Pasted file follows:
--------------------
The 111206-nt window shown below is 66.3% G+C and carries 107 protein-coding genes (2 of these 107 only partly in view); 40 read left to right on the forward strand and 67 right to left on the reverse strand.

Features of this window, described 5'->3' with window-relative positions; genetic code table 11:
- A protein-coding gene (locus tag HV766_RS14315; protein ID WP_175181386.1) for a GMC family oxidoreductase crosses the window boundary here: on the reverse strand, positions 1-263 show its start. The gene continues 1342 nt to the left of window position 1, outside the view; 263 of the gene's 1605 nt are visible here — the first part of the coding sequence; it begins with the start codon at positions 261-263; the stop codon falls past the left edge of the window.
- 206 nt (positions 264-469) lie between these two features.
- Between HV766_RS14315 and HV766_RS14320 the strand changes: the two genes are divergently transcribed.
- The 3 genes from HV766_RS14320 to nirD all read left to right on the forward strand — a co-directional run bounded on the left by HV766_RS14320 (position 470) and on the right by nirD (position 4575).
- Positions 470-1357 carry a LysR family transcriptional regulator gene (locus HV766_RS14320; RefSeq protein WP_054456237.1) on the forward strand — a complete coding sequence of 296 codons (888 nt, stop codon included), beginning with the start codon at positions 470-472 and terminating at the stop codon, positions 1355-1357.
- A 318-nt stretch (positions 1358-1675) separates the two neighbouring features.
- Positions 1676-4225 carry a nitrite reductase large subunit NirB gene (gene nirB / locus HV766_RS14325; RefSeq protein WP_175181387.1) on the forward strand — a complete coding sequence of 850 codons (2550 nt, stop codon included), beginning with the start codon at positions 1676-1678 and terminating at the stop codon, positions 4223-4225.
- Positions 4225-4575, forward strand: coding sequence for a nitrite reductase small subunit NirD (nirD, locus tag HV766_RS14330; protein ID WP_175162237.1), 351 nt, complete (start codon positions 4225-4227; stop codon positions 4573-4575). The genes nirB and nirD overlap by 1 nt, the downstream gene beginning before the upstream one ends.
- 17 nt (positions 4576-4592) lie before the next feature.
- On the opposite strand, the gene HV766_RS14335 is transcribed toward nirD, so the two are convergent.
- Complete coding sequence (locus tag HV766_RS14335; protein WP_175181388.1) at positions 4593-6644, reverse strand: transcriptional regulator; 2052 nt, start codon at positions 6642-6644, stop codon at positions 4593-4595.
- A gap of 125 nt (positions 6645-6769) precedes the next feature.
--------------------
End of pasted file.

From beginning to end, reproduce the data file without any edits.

The 111206-nt window shown below is 66.3% G+C and carries 107 protein-coding genes (2 of these 107 only partly in view); 40 read left to right on the forward strand and 67 right to left on the reverse strand.

Features of this window, described 5'->3' with window-relative positions; genetic code table 11:
- A protein-coding gene (locus tag HV766_RS14315; protein ID WP_175181386.1) for a GMC family oxidoreductase crosses the window boundary here: on the reverse strand, positions 1-263 show its start. The gene continues 1342 nt to the left of window position 1, outside the view; 263 of the gene's 1605 nt are visible here — the first part of the coding sequence; it begins with the start codon at positions 261-263; the stop codon falls past the left edge of the window.
- 206 nt (positions 264-469) lie between these two features.
- Between HV766_RS14315 and HV766_RS14320 the strand changes: the two genes are divergently transcribed.
- The 3 genes from HV766_RS14320 to nirD all read left to right on the forward strand — a co-directional run bounded on the left by HV766_RS14320 (position 470) and on the right by nirD (position 4575).
- Positions 470-1357 carry a LysR family transcriptional regulator gene (locus HV766_RS14320; RefSeq protein WP_054456237.1) on the forward strand — a complete coding sequence of 296 codons (888 nt, stop codon included), beginning with the start codon at positions 470-472 and terminating at the stop codon, positions 1355-1357.
- A 318-nt stretch (positions 1358-1675) separates the two neighbouring features.
- Positions 1676-4225 carry a nitrite reductase large subunit NirB gene (gene nirB / locus HV766_RS14325; RefSeq protein WP_175181387.1) on the forward strand — a complete coding sequence of 850 codons (2550 nt, stop codon included), beginning with the start codon at positions 1676-1678 and terminating at the stop codon, positions 4223-4225.
- Positions 4225-4575, forward strand: coding sequence for a nitrite reductase small subunit NirD (nirD, locus tag HV766_RS14330; protein ID WP_175162237.1), 351 nt, complete (start codon positions 4225-4227; stop codon positions 4573-4575). The genes nirB and nirD overlap by 1 nt, the downstream gene beginning before the upstream one ends.
- 17 nt (positions 4576-4592) lie before the next feature.
- On the opposite strand, the gene HV766_RS14335 is transcribed toward nirD, so the two are convergent.
- Complete coding sequence (locus tag HV766_RS14335; protein WP_175181388.1) at positions 4593-6644, reverse strand: transcriptional regulator; 2052 nt, start codon at positions 6642-6644, stop codon at positions 4593-4595.
- A gap of 125 nt (positions 6645-6769) precedes the next feature.